Dateline – Seville, Spain
The weather held today. Intermittent rain showers throughout the area, but none directly overhead. The storms did help keep the temperature down in the 70s for most of the day which was quite comfortable for touring. (My pedometer is most happy with me this week). The humidity, however, has been a bit above my comfort level but not nearly as bad as Alabama in August. This morning started with the usual upscale hotel breakfast buffet. Lots of choices and always something that appeals but European scrambled eggs tend to be runny and every country does bacon and sausage somewhat differently. The highlights of this morning’s tour were the buildings constructed for the 1929 World’s Fair (most of which remain standing around a large public park). We had glimpsed them on yesterday’s carriage ride but today was a chance to get a bit closer to see the detail, especially on the monumental Spanish pavilion and plaza. I had my picture taken with the medallion honoring Don Quixote and couldn’t resist serenading my tour mates with a few bars of ‘I am I Don Quixote, the Lord of La Mancha’. I’ve always been partial to the Don and his tilting at windmills as I have spent a good portion of my life doing the same thing metaphorically.
Then, back to the center of town for a tour of the cathedral. Very impressive and the largest Gothic style cathedral in Europe. The nave and chapels are impressive in terms of sheer size and some decent artwork including large Murillo and Goya paintings. After the cathedral, a ramble through the winding streets of the old Jewish quarter, empty of Jews since the pogroms of 1391. Per are guide, there are still almost no Jews in the city (fewer than 100 total at the last census). Recently, the Spanish government has had a case of the guilts over the expulsion of the Jews in the 14th and 15th centuries and, if you can prove Sephardic Jewish ancestry back to Spain and that time, you can claim a visa and a path to citizenship. Given the craziness of our current politics, if I could do such, I might consider it but I’m about 100% Anglo-Saxon/Celt. I am eligible for a Portuguese ‘Golden Visa’ where, if you purchase real property in the country and bring a certain amount of wealth in, they’ll allow you to emigrate. I’ll keep that in mind just in case our politicians continue to drive us over the cliff. My mother was the child of two British citizens living abroad when born and could have claimed British citizenship if she chose. With a good lawyer and a great deal of money, I might be able to do so as well, but with Brexit, I’m not sure that would be much of an improvement to my current living situation.
We then boarded the bus and headed out into the country to a 16th century hacienda, lovingly restored as an event venue. The location, between the motorway and the aerospace factory, was not promising but the strategic placement of walls and the opening out of other areas to country views made it pleasant. An entertainment program featuring a flamenco dancing horse (I did not know they had such things) and an excellent leisurely tapas lunch followed. Then back to town where I used the rest of my afternoon to visit the Alcazar, the Royal Palace of Seville (and still in use as royal residence if the King comes to town). Very Moorish in its architecture and design but would be a trifle uncomfortable to live in as it’s nothing but stuccoed brick and tile. It has its own private gardens, walled off from the city parks that abut it. full of fountains, flowering trees and bushes. The plants remind me a lot of Southern California – oleander, lantana, jacaranda, bougainvillea, banyan trees and the like.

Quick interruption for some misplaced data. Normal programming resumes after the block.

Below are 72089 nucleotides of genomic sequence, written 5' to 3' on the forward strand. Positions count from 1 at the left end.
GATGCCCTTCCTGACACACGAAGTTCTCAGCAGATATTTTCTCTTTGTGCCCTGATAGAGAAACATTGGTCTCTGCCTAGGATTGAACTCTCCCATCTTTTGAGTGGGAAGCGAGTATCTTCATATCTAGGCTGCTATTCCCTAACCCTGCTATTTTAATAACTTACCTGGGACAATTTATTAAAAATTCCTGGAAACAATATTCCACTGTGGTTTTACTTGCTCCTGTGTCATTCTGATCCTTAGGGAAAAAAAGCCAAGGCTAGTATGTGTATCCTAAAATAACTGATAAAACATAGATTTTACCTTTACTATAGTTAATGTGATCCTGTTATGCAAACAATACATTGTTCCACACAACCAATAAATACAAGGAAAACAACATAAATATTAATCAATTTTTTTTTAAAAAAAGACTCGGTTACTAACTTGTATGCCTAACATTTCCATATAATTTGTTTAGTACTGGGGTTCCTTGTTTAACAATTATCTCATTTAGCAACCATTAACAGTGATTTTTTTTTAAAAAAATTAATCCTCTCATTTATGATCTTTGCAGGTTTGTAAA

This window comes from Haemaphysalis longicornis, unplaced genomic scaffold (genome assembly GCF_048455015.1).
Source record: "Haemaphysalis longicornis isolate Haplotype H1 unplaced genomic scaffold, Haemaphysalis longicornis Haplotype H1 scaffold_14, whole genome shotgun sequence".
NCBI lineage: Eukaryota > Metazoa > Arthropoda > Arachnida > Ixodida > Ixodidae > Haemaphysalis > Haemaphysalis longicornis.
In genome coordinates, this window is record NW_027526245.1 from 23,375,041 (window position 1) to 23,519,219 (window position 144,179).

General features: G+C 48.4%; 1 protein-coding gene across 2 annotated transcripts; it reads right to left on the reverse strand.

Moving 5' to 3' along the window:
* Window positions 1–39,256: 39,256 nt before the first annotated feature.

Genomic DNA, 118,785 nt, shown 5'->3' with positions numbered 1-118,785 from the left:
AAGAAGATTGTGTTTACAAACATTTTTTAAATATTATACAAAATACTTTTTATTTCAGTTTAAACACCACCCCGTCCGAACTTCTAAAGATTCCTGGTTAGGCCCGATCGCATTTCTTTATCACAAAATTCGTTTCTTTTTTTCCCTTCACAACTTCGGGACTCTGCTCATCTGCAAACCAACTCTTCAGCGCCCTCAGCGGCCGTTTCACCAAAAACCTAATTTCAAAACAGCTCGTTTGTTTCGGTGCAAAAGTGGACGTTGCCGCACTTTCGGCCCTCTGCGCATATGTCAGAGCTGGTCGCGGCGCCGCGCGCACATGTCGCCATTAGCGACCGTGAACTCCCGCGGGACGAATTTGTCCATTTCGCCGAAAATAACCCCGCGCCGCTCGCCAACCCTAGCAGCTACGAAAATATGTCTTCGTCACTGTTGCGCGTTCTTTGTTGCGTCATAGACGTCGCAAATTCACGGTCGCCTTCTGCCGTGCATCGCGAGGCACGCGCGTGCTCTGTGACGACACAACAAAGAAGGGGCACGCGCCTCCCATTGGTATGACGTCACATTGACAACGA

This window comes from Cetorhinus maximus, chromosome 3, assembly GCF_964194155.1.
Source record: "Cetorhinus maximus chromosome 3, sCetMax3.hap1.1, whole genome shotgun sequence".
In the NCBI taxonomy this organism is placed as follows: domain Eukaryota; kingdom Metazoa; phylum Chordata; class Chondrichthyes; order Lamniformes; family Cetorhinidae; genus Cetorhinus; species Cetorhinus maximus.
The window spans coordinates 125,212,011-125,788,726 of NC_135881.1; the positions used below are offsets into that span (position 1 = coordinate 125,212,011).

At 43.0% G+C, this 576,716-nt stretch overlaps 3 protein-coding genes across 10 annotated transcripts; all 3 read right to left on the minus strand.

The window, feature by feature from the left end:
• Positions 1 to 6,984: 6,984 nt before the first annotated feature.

We passed a rather grim milestone today. The 665,500 US deaths over the last nineteen months means that 1/500 US residents has died from Covid-19. That’s 0.2% of the population. And does not include those who recovered but who still have significant health conditions. It’s roughly the population of Boston. It means that none of us has a life that has been untouched by the disease. All of us have now lost a family member, friend, or acquaintance. And still, a significant portion of the US population remains mired in a bizarre sort of denial. Denial of the disease, denial of the risks, denial of expert opinions. Here in Europe, denialism exists but is a fringe minority opinion. The majority accepts common sense advice like masking, hand washing, social distancing, and vaccinations as something we all do for each other so we can live as normal a life as possible. The rates are therefore somewhat lower here and, quite frankly, I feel like I am far less likely to run into issues here than at home. If I didn’t have patients depending on me, I might be tempted to stay on a while longer. I could get used to a life of 5 star hotels, cathedrals, chateaux, and a populace that actually culturally cares about each other.
Up on the bus in the morning and heading for the UK, or at least a little outpost of the UK known as Gibraltar. I’m betting the Gibraltarians wash their hands, wear their masks and keep their distance.